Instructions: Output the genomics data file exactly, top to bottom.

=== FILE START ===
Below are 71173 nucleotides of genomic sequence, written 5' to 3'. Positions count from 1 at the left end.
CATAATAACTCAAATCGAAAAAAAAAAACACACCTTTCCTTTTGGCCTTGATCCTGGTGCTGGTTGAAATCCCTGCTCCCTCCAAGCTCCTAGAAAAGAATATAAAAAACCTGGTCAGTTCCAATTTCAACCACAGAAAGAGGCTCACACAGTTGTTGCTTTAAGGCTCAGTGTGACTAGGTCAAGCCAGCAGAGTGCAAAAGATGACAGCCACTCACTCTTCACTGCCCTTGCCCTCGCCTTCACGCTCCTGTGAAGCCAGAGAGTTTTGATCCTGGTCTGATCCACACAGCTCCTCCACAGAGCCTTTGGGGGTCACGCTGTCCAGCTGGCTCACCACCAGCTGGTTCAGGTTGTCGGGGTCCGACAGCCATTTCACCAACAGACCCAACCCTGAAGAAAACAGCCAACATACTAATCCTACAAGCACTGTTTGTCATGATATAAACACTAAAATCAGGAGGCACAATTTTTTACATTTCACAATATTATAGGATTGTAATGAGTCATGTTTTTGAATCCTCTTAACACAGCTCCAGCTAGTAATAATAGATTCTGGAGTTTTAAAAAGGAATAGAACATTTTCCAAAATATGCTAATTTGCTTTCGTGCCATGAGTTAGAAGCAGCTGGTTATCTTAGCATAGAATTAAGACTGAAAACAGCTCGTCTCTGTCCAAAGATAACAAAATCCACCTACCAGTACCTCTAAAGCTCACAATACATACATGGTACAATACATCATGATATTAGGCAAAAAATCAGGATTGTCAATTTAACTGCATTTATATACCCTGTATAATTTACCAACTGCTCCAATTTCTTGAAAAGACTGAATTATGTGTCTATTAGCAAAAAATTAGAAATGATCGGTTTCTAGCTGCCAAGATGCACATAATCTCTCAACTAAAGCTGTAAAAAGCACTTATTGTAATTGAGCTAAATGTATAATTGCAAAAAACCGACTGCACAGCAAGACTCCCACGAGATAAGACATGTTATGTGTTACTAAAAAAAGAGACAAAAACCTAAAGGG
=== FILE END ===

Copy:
Below are 71173 nucleotides of genomic sequence, written 5' to 3'. Positions count from 1 at the left end.
CATAATAACTCAAATCGAAAAAAAAAAACACACCTTTCCTTTTGGCCTTGATCCTGGTGCTGGTTGAAATCCCTGCTCCCTCCAAGCTCCTAGAAAAGAATATAAAAAACCTGGTCAGTTCCAATTTCAACCACAGAAAGAGGCTCACACAGTTGTTGCTTTAAGGCTCAGTGTGACTAGGTCAAGCCAGCAGAGTGCAAAAGATGACAGCCACTCACTCTTCACTGCCCTTGCCCTCGCCTTCACGCTCCTGTGAAGCCAGAGAGTTTTGATCCTGGTCTGATCCACACAGCTCCTCCACAGAGCCTTTGGGGGTCACGCTGTCCAGCTGGCTCACCACCAGCTGGTTCAGGTTGTCGGGGTCCGACAGCCATTTCACCAACAGACCCAACCCTGAAGAAAACAGCCAACATACTAATCCTACAAGCACTGTTTGTCATGATATAAACACTAAAATCAGGAGGCACAATTTTTTACATTTCACAATATTATAGGATTGTAATGAGTCATGTTTTTGAATCCTCTTAACACAGCTCCAGCTAGTAATAATAGATTCTGGAGTTTTAAAAAGGAATAGAACATTTTCCAAAATATGCTAATTTGCTTTCGTGCCATGAGTTAGAAGCAGCTGGTTATCTTAGCATAGAATTAAGACTGAAAACAGCTCGTCTCTGTCCAAAGATAACAAAATCCACCTACCAGTACCTCTAAAGCTCACAATACATACATGGTACAATACATCATGATATTAGGCAAAAAATCAGGATTGTCAATTTAACTGCATTTATATACCCTGTATAATTTACCAACTGCTCCAATTTCTTGAAAAGACTGAATTATGTGTCTATTAGCAAAAAATTAGAAATGATCGGTTTCTAGCTGCCAAGATGCACATAATCTCTCAACTAAAGCTGTAAAAAGCACTTATTGTAATTGAGCTAAATGTATAATTGCAAAAAACCGACTGCACAGCAAGACTCCCACGAGATAAGACATGTTATGTGTTACTAAAAAAAGAGACAAAAACCTAAAGGG